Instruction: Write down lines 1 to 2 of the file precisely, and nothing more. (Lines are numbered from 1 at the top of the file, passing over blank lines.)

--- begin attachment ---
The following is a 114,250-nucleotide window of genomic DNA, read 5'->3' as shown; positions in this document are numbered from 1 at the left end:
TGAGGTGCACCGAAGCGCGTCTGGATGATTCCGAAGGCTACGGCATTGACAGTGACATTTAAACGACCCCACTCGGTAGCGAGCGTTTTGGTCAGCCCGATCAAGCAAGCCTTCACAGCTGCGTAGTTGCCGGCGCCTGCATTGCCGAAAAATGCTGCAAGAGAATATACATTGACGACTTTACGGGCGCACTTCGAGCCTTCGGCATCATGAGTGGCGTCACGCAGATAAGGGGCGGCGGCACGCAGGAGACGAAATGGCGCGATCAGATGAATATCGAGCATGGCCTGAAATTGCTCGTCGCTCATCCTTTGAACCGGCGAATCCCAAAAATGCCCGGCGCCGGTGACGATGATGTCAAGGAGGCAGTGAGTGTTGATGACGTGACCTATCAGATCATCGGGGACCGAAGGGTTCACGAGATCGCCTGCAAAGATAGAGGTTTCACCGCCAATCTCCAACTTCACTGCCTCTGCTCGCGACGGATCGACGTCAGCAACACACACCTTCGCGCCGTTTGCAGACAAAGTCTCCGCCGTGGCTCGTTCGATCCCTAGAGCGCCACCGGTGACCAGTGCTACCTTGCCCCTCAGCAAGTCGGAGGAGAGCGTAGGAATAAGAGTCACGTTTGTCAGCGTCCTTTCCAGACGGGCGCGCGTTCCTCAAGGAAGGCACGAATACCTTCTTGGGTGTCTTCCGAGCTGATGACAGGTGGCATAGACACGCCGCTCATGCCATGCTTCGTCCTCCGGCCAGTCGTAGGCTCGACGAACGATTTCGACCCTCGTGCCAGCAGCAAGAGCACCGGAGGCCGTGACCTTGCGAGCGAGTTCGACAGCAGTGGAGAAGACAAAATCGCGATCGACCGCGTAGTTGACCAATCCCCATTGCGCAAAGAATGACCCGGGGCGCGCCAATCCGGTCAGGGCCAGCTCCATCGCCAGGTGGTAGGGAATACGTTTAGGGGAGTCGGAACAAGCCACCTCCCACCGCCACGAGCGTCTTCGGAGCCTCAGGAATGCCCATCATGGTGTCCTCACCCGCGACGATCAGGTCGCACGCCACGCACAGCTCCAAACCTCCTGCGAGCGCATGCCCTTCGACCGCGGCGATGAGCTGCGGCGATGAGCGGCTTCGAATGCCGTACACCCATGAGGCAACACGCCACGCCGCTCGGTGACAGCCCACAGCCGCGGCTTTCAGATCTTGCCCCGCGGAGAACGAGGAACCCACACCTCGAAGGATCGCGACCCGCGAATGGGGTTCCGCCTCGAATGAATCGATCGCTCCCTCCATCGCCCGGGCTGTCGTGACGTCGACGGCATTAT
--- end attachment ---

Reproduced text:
The following is a 114,250-nucleotide window of genomic DNA, read 5'->3' as shown; positions in this document are numbered from 1 at the left end:
TGAGGTGCACCGAAGCGCGTCTGGATGATTCCGAAGGCTACGGCATTGACAGTGACATTTAAACGACCCCACTCGGTAGCGAGCGTTTTGGTCAGCCCGATCAAGCAAGCCTTCACAGCTGCGTAGTTGCCGGCGCCTGCATTGCCGAAAAATGCTGCAAGAGAATATACATTGACGACTTTACGGGCGCACTTCGAGCCTTCGGCATCATGAGTGGCGTCACGCAGATAAGGGGCGGCGGCACGCAGGAGACGAAATGGCGCGATCAGATGAATATCGAGCATGGCCTGAAATTGCTCGTCGCTCATCCTTTGAACCGGCGAATCCCAAAAATGCCCGGCGCCGGTGACGATGATGTCAAGGAGGCAGTGAGTGTTGATGACGTGACCTATCAGATCATCGGGGACCGAAGGGTTCACGAGATCGCCTGCAAAGATAGAGGTTTCACCGCCAATCTCCAACTTCACTGCCTCTGCTCGCGACGGATCGACGTCAGCAACACACACCTTCGCGCCGTTTGCAGACAAAGTCTCCGCCGTGGCTCGTTCGATCCCTAGAGCGCCACCGGTGACCAGTGCTACCTTGCCCCTCAGCAAGTCGGAGGAGAGCGTAGGAATAAGAGTCACGTTTGTCAGCGTCCTTTCCAGACGGGCGCGCGTTCCTCAAGGAAGGCACGAATACCTTCTTGGGTGTCTTCCGAGCTGATGACAGGTGGCATAGACACGCCGCTCATGCCATGCTTCGTCCTCCGGCCAGTCGTAGGCTCGACGAACGATTTCGACCCTCGTGCCAGCAGCAAGAGCACCGGAGGCCGTGACCTTGCGAGCGAGTTCGACAGCAGTGGAGAAGACAAAATCGCGATCGACCGCGTAGTTGACCAATCCCCATTGCGCAAAGAATGACCCGGGGCGCGCCAATCCGGTCAGGGCCAGCTCCATCGCCAGGTGGTAGGGAATACGTTTAGGGGAGTCGGAACAAGCCACCTCCCACCGCCACGAGCGTCTTCGGAGCCTCAGGAATGCCCATCATGGTGTCCTCACCCGCGACGATCAGGTCGCACGCCACGCACAGCTCCAAACCTCCTGCGAGCGCATGCCCTTCGACCGCGGCGATGAGCTGCGGCGATGAGCGGCTTCGAATGCCGTACACCCATGAGGCAACACGCCACGCCGCTCGGTGACAGCCCACAGCCGCGGCTTTCAGATCTTGCCCCGCGGAGAACGAGGAACCCACACCTCGAAGGATCGCGACCCGCGAATGGGGTTCCGCCTCGAATGAATCGATCGCTCCCTCCATCGCCCGGGCTGTCGTGACGTCGACGGCATTAT